Fiona Pringle: A legacy to friend Dave Seath

Fiona's friend Captain David Seath with partner Gaby. Picture: PA
Fiona's friend Captain David Seath with partner Gaby. Picture: PA

Reporter Fiona Pringle reflects on her friendship with Dave.

“Anniversaries are a curious beast. Marked by numbers, precious metals, balloons and cards, we count milestones avidly.

“For me, Monday is 365 days on from a milestone I had not anticipated. It has been a year teetering on an emotional precipice trying to balance a life that Dave is no longer part of, with how best to move forward, how best to remember him, in a way he would want.

“For many that has been running, embracing challenges he would be proud of. For Gary it has been creating an incredible legacy through the memorial fund, and for me, it is writing.

“From the day I met Dave on an Aberdeen street, decked out in his lacrosse gear, to our last conversation the Friday before he died, he pushed my limits.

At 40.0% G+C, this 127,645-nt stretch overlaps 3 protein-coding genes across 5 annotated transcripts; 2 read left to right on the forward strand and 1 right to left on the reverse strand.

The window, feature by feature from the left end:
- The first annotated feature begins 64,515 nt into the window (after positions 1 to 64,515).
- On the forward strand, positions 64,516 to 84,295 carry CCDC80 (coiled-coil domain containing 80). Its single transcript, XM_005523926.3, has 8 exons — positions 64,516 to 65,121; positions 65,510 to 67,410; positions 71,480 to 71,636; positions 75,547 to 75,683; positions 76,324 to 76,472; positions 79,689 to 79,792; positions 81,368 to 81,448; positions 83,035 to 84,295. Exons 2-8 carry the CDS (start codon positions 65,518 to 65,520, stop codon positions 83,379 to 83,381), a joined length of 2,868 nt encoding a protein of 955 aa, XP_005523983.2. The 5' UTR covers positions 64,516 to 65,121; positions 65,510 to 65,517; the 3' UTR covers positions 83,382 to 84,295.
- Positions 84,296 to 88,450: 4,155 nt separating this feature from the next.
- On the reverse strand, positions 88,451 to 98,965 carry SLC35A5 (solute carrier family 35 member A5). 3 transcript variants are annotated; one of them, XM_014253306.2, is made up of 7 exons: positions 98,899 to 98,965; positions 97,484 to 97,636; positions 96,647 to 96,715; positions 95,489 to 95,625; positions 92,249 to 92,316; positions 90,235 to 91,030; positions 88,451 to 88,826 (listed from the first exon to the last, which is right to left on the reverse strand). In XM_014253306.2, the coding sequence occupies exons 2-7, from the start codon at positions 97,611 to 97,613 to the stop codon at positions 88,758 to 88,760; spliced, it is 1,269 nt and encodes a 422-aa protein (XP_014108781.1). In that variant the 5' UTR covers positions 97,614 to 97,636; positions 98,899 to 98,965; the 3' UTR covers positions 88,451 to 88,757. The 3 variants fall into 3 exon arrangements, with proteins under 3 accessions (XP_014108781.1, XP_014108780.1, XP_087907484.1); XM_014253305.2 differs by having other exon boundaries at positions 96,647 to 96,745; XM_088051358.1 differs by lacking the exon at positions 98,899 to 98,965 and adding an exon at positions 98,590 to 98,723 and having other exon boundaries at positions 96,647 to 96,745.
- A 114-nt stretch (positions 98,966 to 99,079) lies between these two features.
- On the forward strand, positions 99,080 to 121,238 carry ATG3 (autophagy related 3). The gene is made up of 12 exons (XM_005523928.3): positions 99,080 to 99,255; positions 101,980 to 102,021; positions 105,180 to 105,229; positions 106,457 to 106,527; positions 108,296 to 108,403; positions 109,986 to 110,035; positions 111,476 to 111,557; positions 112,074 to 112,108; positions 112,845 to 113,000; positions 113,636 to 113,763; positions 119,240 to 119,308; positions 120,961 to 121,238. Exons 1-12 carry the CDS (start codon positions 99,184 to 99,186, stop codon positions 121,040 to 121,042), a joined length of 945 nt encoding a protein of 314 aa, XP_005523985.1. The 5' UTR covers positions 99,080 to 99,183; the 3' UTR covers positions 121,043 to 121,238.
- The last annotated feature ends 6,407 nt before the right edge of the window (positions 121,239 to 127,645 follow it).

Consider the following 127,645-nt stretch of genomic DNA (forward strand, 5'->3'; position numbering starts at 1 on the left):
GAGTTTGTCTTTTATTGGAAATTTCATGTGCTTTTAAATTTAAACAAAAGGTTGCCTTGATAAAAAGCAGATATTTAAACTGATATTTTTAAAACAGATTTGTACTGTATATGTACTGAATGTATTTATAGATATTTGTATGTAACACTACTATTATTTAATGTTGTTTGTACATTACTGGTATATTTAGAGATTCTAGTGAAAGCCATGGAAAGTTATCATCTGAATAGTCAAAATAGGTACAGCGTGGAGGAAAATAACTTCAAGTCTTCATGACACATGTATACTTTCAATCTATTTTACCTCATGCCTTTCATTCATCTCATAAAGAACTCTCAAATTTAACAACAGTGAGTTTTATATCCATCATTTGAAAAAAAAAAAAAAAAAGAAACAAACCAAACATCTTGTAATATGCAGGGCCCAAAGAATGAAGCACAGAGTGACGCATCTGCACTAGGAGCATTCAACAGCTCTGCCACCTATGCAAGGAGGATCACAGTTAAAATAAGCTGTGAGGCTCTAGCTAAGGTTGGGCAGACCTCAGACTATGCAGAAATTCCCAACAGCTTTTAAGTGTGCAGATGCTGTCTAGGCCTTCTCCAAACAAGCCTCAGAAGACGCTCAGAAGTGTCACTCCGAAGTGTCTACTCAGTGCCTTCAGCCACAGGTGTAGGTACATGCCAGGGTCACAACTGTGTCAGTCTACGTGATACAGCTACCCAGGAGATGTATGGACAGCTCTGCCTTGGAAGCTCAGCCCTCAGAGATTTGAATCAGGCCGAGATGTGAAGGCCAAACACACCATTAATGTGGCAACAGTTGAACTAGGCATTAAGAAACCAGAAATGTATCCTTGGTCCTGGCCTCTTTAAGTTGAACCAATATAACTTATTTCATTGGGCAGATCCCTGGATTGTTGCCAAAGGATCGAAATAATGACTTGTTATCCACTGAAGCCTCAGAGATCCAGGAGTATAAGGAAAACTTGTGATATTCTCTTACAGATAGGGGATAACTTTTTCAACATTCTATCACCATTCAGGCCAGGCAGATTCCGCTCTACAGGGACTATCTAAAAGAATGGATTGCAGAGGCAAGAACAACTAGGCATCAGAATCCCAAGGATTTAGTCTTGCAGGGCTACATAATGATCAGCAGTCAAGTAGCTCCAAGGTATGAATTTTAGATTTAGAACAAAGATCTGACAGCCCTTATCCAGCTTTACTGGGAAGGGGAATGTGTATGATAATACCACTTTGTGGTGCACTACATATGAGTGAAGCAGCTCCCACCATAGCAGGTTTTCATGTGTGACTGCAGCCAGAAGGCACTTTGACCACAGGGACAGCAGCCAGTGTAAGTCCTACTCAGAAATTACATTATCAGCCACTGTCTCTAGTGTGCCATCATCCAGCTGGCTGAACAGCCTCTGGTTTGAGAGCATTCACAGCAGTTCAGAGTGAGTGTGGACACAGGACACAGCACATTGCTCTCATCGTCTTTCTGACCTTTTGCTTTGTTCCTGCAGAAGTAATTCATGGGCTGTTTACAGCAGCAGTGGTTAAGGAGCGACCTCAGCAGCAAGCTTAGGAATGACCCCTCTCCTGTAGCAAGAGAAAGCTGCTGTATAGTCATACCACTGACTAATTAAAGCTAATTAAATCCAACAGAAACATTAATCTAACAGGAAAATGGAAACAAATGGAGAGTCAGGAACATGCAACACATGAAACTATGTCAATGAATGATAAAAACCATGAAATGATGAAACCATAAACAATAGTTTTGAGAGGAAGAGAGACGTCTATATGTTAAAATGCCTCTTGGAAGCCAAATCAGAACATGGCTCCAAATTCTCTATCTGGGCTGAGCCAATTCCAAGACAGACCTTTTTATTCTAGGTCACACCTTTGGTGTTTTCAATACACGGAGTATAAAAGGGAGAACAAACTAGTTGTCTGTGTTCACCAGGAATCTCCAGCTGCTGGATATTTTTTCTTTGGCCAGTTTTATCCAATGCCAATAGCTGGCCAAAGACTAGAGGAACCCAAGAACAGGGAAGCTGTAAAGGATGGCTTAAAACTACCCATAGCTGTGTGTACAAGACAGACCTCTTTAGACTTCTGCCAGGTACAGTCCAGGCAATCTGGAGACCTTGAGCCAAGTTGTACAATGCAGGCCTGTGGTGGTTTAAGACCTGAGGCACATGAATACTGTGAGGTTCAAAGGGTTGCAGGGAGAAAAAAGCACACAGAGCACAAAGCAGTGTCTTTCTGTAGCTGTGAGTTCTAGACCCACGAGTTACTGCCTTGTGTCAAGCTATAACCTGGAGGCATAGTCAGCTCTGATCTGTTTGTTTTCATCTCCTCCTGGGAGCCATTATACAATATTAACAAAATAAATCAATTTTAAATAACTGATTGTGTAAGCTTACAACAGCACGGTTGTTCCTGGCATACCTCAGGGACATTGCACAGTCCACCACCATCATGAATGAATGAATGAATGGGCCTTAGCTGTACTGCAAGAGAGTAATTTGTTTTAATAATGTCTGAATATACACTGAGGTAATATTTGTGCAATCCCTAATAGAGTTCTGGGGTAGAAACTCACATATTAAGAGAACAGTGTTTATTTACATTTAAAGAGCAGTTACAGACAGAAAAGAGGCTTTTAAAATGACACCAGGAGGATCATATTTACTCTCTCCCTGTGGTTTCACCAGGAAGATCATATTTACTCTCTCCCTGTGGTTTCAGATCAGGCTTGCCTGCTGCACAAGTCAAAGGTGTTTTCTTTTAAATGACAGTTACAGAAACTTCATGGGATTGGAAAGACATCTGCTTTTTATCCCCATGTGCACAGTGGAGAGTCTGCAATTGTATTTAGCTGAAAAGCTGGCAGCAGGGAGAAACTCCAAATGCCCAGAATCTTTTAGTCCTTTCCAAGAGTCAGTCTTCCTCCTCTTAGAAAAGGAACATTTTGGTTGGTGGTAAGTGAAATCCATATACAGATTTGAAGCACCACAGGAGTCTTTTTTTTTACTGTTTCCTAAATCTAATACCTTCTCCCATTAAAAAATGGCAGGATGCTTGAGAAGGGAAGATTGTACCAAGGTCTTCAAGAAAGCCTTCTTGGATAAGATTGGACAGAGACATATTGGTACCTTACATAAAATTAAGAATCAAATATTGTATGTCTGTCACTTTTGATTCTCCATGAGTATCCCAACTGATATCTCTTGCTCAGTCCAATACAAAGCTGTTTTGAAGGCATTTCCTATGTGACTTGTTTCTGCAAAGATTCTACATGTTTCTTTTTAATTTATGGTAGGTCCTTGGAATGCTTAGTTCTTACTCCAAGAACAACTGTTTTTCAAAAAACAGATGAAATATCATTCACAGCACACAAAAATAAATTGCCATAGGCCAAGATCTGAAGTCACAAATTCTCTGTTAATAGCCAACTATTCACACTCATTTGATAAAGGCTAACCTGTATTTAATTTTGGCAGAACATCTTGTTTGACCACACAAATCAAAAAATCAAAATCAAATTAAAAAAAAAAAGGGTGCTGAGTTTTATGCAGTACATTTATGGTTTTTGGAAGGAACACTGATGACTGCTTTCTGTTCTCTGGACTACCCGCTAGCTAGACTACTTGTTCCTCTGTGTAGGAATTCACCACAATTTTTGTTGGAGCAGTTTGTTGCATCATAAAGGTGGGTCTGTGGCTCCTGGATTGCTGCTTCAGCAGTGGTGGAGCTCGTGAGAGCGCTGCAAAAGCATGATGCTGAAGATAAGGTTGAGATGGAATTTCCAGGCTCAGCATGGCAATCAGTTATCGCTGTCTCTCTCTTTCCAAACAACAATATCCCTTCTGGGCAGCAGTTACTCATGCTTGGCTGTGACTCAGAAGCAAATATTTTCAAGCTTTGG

“He endlessly encouraged me to pursue a career in journalism and supported me; gave me confidence when mine wavered. One of the few people who read everything I wrote, he was honest and at times tough, but his unfaltering belief and sage, no-nonsense advice helped to push me to find the best in myself.

“He showed me the power of my convictions and was proud of me when I didn’t feel I deserved it. He would scoff at an article written about him, but secretly love it. I used to sneak references into columns just to make him smile, or more often, roll his eyes.

“Dave was fiercely ambitious and his zest for success rubbed off on the many people who knew him. His sharp intellect and devilish sense of humour has wound its way into the lives of all his friends.

“A testament to his character is in the joy he still brings us. When we are all together the memories of him, his outlandish stories and eccentric anecdotes leave us with nothing but laughter, and occasionally a pinch of scorn at his unyielding competitiveness.

“Regardless, Dave lived his life to the full. He worked hard, played hard, loved hard and cared hard.

“And, now those who knew him have peace in the knowledge that he had no regrets, no relationships unattended, no moments wasted and although the preciousness of life has gone, the power of his friendship will live on.”